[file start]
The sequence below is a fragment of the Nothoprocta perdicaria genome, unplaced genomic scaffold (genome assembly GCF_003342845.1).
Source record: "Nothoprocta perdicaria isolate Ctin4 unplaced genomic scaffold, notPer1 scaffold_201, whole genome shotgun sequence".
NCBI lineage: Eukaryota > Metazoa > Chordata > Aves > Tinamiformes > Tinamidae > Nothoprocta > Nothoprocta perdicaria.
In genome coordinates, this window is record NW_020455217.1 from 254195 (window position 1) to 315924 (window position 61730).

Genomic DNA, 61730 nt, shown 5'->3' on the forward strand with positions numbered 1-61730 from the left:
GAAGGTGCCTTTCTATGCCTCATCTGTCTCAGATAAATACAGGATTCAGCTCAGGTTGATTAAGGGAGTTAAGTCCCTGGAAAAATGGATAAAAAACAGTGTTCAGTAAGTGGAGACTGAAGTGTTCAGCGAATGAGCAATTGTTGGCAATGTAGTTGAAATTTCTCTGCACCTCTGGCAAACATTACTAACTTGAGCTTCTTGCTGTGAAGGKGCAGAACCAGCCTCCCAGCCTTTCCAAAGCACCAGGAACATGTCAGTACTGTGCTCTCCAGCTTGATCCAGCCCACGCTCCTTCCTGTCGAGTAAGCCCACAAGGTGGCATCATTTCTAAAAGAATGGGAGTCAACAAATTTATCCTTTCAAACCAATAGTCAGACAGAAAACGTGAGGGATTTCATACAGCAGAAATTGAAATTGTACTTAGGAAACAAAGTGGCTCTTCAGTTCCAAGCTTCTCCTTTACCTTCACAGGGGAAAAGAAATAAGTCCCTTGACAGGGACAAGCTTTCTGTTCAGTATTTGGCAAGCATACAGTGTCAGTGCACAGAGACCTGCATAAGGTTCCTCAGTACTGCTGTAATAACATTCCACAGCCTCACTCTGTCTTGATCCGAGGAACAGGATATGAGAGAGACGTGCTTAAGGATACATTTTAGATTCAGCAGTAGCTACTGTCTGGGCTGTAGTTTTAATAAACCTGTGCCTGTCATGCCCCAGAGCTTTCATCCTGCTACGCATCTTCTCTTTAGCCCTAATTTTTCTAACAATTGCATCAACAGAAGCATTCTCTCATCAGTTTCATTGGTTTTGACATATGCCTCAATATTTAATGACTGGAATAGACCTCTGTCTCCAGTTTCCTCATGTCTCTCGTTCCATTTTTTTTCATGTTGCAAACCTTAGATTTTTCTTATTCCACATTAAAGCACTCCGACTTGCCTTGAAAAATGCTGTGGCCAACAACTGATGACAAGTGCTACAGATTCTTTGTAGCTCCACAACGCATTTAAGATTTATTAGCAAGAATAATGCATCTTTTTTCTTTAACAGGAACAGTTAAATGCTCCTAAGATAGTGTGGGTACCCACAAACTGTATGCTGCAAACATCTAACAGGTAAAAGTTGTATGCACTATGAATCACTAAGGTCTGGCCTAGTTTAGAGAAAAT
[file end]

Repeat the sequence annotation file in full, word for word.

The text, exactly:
The sequence below is a fragment of the Nothoprocta perdicaria genome, unplaced genomic scaffold (genome assembly GCF_003342845.1).
Source record: "Nothoprocta perdicaria isolate Ctin4 unplaced genomic scaffold, notPer1 scaffold_201, whole genome shotgun sequence".
NCBI lineage: Eukaryota > Metazoa > Chordata > Aves > Tinamiformes > Tinamidae > Nothoprocta > Nothoprocta perdicaria.
In genome coordinates, this window is record NW_020455217.1 from 254195 (window position 1) to 315924 (window position 61730).

Genomic DNA, 61730 nt, shown 5'->3' on the forward strand with positions numbered 1-61730 from the left:
GAAGGTGCCTTTCTATGCCTCATCTGTCTCAGATAAATACAGGATTCAGCTCAGGTTGATTAAGGGAGTTAAGTCCCTGGAAAAATGGATAAAAAACAGTGTTCAGTAAGTGGAGACTGAAGTGTTCAGCGAATGAGCAATTGTTGGCAATGTAGTTGAAATTTCTCTGCACCTCTGGCAAACATTACTAACTTGAGCTTCTTGCTGTGAAGGKGCAGAACCAGCCTCCCAGCCTTTCCAAAGCACCAGGAACATGTCAGTACTGTGCTCTCCAGCTTGATCCAGCCCACGCTCCTTCCTGTCGAGTAAGCCCACAAGGTGGCATCATTTCTAAAAGAATGGGAGTCAACAAATTTATCCTTTCAAACCAATAGTCAGACAGAAAACGTGAGGGATTTCATACAGCAGAAATTGAAATTGTACTTAGGAAACAAAGTGGCTCTTCAGTTCCAAGCTTCTCCTTTACCTTCACAGGGGAAAAGAAATAAGTCCCTTGACAGGGACAAGCTTTCTGTTCAGTATTTGGCAAGCATACAGTGTCAGTGCACAGAGACCTGCATAAGGTTCCTCAGTACTGCTGTAATAACATTCCACAGCCTCACTCTGTCTTGATCCGAGGAACAGGATATGAGAGAGACGTGCTTAAGGATACATTTTAGATTCAGCAGTAGCTACTGTCTGGGCTGTAGTTTTAATAAACCTGTGCCTGTCATGCCCCAGAGCTTTCATCCTGCTACGCATCTTCTCTTTAGCCCTAATTTTTCTAACAATTGCATCAACAGAAGCATTCTCTCATCAGTTTCATTGGTTTTGACATATGCCTCAATATTTAATGACTGGAATAGACCTCTGTCTCCAGTTTCCTCATGTCTCTCGTTCCATTTTTTTTCATGTTGCAAACCTTAGATTTTTCTTATTCCACATTAAAGCACTCCGACTTGCCTTGAAAAATGCTGTGGCCAACAACTGATGACAAGTGCTACAGATTCTTTGTAGCTCCACAACGCATTTAAGATTTATTAGCAAGAATAATGCATCTTTTTTCTTTAACAGGAACAGTTAAATGCTCCTAAGATAGTGTGGGTACCCACAAACTGTATGCTGCAAACATCTAACAGGTAAAAGTTGTATGCACTATGAATCACTAAGGTCTGGCCTAGTTTAGAGAAAAT